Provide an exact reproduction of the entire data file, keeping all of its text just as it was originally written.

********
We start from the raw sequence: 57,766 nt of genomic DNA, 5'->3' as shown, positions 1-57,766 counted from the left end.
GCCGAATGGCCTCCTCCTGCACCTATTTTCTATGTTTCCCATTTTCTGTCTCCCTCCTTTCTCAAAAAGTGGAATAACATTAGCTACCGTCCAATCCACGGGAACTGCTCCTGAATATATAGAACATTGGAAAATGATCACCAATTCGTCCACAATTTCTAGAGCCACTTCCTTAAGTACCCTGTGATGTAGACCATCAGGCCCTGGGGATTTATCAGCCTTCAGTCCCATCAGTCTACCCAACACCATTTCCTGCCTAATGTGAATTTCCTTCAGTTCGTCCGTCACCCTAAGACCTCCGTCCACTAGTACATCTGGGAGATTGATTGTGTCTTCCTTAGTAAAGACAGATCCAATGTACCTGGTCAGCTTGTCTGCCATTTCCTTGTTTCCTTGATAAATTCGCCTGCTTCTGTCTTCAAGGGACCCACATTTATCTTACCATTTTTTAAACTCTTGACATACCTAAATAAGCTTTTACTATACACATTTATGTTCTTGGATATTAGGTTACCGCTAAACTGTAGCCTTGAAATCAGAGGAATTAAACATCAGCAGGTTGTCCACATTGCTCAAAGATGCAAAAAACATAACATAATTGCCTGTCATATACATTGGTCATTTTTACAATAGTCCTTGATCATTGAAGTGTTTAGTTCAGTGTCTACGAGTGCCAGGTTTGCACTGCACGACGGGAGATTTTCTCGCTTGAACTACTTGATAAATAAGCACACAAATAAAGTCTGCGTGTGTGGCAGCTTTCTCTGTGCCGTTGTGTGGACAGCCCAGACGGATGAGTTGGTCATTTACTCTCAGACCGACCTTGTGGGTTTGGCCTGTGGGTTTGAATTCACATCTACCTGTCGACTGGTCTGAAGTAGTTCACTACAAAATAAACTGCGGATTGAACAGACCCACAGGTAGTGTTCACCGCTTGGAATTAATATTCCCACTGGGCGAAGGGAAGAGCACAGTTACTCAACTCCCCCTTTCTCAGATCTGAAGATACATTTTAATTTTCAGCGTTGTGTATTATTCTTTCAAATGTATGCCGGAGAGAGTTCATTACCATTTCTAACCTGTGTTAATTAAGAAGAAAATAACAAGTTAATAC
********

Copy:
We start from the raw sequence: 57,766 nt of genomic DNA, 5'->3' as shown, positions 1-57,766 counted from the left end.
GCCGAATGGCCTCCTCCTGCACCTATTTTCTATGTTTCCCATTTTCTGTCTCCCTCCTTTCTCAAAAAGTGGAATAACATTAGCTACCGTCCAATCCACGGGAACTGCTCCTGAATATATAGAACATTGGAAAATGATCACCAATTCGTCCACAATTTCTAGAGCCACTTCCTTAAGTACCCTGTGATGTAGACCATCAGGCCCTGGGGATTTATCAGCCTTCAGTCCCATCAGTCTACCCAACACCATTTCCTGCCTAATGTGAATTTCCTTCAGTTCGTCCGTCACCCTAAGACCTCCGTCCACTAGTACATCTGGGAGATTGATTGTGTCTTCCTTAGTAAAGACAGATCCAATGTACCTGGTCAGCTTGTCTGCCATTTCCTTGTTTCCTTGATAAATTCGCCTGCTTCTGTCTTCAAGGGACCCACATTTATCTTACCATTTTTTAAACTCTTGACATACCTAAATAAGCTTTTACTATACACATTTATGTTCTTGGATATTAGGTTACCGCTAAACTGTAGCCTTGAAATCAGAGGAATTAAACATCAGCAGGTTGTCCACATTGCTCAAAGATGCAAAAAACATAACATAATTGCCTGTCATATACATTGGTCATTTTTACAATAGTCCTTGATCATTGAAGTGTTTAGTTCAGTGTCTACGAGTGCCAGGTTTGCACTGCACGACGGGAGATTTTCTCGCTTGAACTACTTGATAAATAAGCACACAAATAAAGTCTGCGTGTGTGGCAGCTTTCTCTGTGCCGTTGTGTGGACAGCCCAGACGGATGAGTTGGTCATTTACTCTCAGACCGACCTTGTGGGTTTGGCCTGTGGGTTTGAATTCACATCTACCTGTCGACTGGTCTGAAGTAGTTCACTACAAAATAAACTGCGGATTGAACAGACCCACAGGTAGTGTTCACCGCTTGGAATTAATATTCCCACTGGGCGAAGGGAAGAGCACAGTTACTCAACTCCCCCTTTCTCAGATCTGAAGATACATTTTAATTTTCAGCGTTGTGTATTATTCTTTCAAATGTATGCCGGAGAGAGTTCATTACCATTTCTAACCTGTGTTAATTAAGAAGAAAATAACAAGTTAATAC